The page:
4

I have been thinking this summer about my introductory art course. It is meant to be a “survey” of the art of the west (I recognize there are problems with that approach, and we have a World Art course I'd like to teach as well). But for now, I am stuck with the survey of western art course.

And I say stuck because I am not sure that it teaches about art history because it’s really a survey as the title of the course implies of art and culture. It's the "greatest hits." I think there is value to that, but it just doesn’t feel like an introduction to the discipline. In my upper level courses, I do try to have students interpret art, visually dissect a painting and pose a possible thesis of its meaning, which is more inline with the discipline itself.

But in the survey class it is a bit harder to do that. Even having limited the number of works that I talk about, it is still challenging to find a way to have them engage in the art historical inquiry that is the backbone of our discipline.

However, I am teaching the course in a hybrid manner this coming fall, as I have the past two years. The students were overall positive about the experience. I’m going to do it again, putting in some suggestions that they made to hopefully make the course better. This will give me more time to try some new things that might have them engage in the art a bit more, and perhaps help them engage in the works as an art historian might, albeit on a very general level.

For instance, I am thinking of have them all work as advisors to a pharaoh or leader from the Near East. Each group is tasked with creating a museum for their leader/pharaoh that has art from all the periods we cover in that module (of ancient Near East and Egyptian art) but work cannot be ones we have covered. They must search for other examples. And I plan to also “surprise” each group with an image that they then research. They must explain their choices and why the work is one from the culture that it represents.

What do you think? Does this engage students for a purpose that connects to the discipline of art history?

 

I just got back from my eleventh Reacting to the Past conference. I had a great time as usual. I saw wonderful teachers learning a pedagogy that can transform their teaching, and even their life, as it has mine. I made new friends and met up with ones I have made over the years. And ran my now -published game Modernism vs. Traditionalism: Art in Paris, 1888-89, which was published by North Carolina University Press. After that, I played the artist Paolo Uccello in my friend Paula Lazrus' game about the building of the Duomo in Florence when a competition was announced on how the work would be completed in 1418. Here I am in the game, leading a procession with a palio that represents my guild of painters and sculptors: And later, Uccello gives a lesson on the newly discovered linear perspective, which I did in the game:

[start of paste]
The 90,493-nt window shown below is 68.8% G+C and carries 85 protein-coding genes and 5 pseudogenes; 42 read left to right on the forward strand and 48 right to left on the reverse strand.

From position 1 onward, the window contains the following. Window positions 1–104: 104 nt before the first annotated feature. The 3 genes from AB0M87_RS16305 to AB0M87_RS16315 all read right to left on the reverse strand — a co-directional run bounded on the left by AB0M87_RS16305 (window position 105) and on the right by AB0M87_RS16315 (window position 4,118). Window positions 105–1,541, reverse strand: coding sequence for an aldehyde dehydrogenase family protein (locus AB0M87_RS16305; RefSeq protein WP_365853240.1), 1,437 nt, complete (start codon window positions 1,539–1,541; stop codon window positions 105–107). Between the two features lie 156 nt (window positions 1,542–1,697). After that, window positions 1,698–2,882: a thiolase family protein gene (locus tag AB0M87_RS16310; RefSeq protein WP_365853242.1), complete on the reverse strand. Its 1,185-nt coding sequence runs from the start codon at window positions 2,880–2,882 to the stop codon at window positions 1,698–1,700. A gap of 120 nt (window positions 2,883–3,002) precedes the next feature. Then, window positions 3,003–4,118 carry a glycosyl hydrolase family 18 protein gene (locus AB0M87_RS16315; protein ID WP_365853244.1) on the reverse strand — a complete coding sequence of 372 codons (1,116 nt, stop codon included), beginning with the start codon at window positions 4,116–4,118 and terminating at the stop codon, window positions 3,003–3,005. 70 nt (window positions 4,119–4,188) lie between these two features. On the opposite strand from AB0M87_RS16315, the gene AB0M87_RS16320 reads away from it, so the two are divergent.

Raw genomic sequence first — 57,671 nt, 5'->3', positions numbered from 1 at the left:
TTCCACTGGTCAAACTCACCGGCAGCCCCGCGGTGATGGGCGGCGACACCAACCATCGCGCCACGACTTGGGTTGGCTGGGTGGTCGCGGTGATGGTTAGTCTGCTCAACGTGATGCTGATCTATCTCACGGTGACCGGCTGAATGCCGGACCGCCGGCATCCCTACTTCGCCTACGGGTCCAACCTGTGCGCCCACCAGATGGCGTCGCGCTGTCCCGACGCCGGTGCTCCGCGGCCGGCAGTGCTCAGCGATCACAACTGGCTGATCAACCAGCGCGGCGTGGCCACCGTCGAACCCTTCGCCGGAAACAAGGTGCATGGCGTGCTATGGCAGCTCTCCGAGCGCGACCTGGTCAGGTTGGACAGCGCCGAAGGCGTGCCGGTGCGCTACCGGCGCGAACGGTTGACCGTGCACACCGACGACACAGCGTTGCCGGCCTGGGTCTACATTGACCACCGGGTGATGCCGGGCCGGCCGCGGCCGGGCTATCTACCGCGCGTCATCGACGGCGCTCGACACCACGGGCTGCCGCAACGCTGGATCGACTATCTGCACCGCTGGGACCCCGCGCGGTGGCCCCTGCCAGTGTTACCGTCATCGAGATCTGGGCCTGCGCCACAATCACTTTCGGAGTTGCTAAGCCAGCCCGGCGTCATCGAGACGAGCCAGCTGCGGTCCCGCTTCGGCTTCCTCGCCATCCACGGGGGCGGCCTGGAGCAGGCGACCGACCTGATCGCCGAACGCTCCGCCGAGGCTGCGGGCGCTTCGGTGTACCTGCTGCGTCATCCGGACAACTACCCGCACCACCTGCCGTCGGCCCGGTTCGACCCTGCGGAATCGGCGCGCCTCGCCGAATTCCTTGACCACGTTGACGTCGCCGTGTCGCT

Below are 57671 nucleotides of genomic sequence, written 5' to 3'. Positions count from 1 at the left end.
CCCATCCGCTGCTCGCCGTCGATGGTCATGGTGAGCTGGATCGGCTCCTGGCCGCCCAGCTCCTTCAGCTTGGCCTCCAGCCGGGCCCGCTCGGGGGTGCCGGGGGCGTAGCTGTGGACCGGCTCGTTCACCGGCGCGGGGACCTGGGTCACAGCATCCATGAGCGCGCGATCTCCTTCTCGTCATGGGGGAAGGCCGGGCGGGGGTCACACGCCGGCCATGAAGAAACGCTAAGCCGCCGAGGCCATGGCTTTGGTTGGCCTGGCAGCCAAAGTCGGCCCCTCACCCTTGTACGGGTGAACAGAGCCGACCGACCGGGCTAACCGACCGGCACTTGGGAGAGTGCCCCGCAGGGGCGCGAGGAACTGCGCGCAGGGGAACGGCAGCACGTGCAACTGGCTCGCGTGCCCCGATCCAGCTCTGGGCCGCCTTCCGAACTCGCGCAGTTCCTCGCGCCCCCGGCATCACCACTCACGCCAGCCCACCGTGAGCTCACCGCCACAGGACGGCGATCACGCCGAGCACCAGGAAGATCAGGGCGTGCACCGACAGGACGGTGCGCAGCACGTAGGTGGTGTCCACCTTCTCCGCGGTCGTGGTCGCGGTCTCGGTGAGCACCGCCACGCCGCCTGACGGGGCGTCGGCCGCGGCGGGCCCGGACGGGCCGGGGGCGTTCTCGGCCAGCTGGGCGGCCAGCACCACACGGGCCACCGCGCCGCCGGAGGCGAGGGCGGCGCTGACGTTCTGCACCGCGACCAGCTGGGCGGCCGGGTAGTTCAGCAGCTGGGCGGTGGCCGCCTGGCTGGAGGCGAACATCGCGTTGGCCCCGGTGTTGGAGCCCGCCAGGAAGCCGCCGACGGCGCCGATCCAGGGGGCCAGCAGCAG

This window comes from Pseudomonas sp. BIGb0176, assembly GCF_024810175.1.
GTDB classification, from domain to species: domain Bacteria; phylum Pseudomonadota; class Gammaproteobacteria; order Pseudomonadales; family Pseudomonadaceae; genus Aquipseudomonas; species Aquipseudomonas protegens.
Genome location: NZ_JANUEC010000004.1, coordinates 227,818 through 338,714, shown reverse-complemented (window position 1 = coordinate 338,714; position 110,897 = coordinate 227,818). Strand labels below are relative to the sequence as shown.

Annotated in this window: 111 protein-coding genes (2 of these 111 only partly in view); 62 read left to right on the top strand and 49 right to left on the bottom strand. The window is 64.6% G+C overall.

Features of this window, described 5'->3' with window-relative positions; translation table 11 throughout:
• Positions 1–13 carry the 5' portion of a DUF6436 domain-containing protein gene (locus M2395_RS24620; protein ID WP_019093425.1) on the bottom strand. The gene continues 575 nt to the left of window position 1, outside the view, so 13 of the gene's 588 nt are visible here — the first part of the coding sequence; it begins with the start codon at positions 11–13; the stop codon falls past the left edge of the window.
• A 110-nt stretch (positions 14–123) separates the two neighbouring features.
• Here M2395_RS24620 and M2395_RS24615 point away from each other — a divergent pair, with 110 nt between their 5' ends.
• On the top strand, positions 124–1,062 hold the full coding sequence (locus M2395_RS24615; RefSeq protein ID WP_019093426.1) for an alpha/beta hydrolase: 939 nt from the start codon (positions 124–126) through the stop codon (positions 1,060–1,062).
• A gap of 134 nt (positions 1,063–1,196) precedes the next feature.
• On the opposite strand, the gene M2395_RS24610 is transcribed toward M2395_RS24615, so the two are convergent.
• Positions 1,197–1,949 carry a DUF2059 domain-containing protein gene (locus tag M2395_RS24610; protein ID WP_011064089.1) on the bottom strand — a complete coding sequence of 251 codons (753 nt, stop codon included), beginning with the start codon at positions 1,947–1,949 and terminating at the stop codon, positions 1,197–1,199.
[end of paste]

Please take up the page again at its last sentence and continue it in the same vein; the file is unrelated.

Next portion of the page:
And yet even though I come back from this conference more convinced than ever that Reacting is a powerful teaching tool and I hope I encouraged many to use it, I had the odd feeling the entire weekend that this "run" had come to an end. I will always use Reacting and have posted here many times about how it has worked in my classroom. I served on the Reacting Consortium board for six years, I chaired the board for about a year. I co-authored a game. I use a game in nearly every class.

But I am called to put energies elsewhere now, and it seemed somehow important to note this as a sort of ending, so that I could take in, enjoy, and appreciate every minute of the conference experience. And I did.

Now I feel a real urge to do more with the student athletes, specifically those on the Green Terror Football team, for whom I act as a faculty mentor. The creativity embedded in Reacting I will take with me to this new endeavor. I am clearing the decks mentally, physically, and even emotionally to make room for this new work and this new "calling." I am excited to meet new student athletes and help them to become their best selves both as players on the field and students in the classroom. While sometimes I am not sure how it will all work out, I didn't know how to write a Reacting game, either, and I figured that out.

With the help of the Green Terror football team (and the great coaches!) I'm betting I figure out how to mentor a team to the best of my ability, too.

I try to employ active learning in every one of my classes. This past spring semester in my Medieval Art history class that I've blogged about before, we played both a short Reacting game on the use of icons in the church and a longer game on the Second Crusade, I used several case studies in which they had to solve an art historical problem, conducted several in-class writing assignments in addition to out-of-class papers, and students wrote a weekly blog post.